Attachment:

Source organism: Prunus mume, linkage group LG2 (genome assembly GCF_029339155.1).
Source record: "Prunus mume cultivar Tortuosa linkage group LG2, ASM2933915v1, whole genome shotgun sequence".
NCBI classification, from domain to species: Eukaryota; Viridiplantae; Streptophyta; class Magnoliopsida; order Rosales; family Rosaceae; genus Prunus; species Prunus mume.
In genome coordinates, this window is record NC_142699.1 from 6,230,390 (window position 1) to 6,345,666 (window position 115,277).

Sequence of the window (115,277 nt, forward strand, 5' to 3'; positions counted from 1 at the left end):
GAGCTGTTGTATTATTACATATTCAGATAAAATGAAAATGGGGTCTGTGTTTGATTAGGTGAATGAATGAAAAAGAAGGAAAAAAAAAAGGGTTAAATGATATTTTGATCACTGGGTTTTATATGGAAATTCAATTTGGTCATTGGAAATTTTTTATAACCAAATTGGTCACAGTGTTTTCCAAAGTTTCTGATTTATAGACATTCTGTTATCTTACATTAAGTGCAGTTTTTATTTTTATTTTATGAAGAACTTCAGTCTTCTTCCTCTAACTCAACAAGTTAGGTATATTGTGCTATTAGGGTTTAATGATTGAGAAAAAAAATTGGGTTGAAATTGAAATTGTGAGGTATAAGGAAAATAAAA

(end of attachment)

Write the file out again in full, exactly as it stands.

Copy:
Source organism: Prunus mume, linkage group LG2 (genome assembly GCF_029339155.1).
Source record: "Prunus mume cultivar Tortuosa linkage group LG2, ASM2933915v1, whole genome shotgun sequence".
NCBI classification, from domain to species: Eukaryota; Viridiplantae; Streptophyta; class Magnoliopsida; order Rosales; family Rosaceae; genus Prunus; species Prunus mume.
In genome coordinates, this window is record NC_142699.1 from 6,230,390 (window position 1) to 6,345,666 (window position 115,277).

Sequence of the window (115,277 nt, forward strand, 5' to 3'; positions counted from 1 at the left end):
GAGCTGTTGTATTATTACATATTCAGATAAAATGAAAATGGGGTCTGTGTTTGATTAGGTGAATGAATGAAAAAGAAGGAAAAAAAAAAGGGTTAAATGATATTTTGATCACTGGGTTTTATATGGAAATTCAATTTGGTCATTGGAAATTTTTTATAACCAAATTGGTCACAGTGTTTTCCAAAGTTTCTGATTTATAGACATTCTGTTATCTTACATTAAGTGCAGTTTTTATTTTTATTTTATGAAGAACTTCAGTCTTCTTCCTCTAACTCAACAAGTTAGGTATATTGTGCTATTAGGGTTTAATGATTGAGAAAAAAAATTGGGTTGAAATTGAAATTGTGAGGTATAAGGAAAATAAAA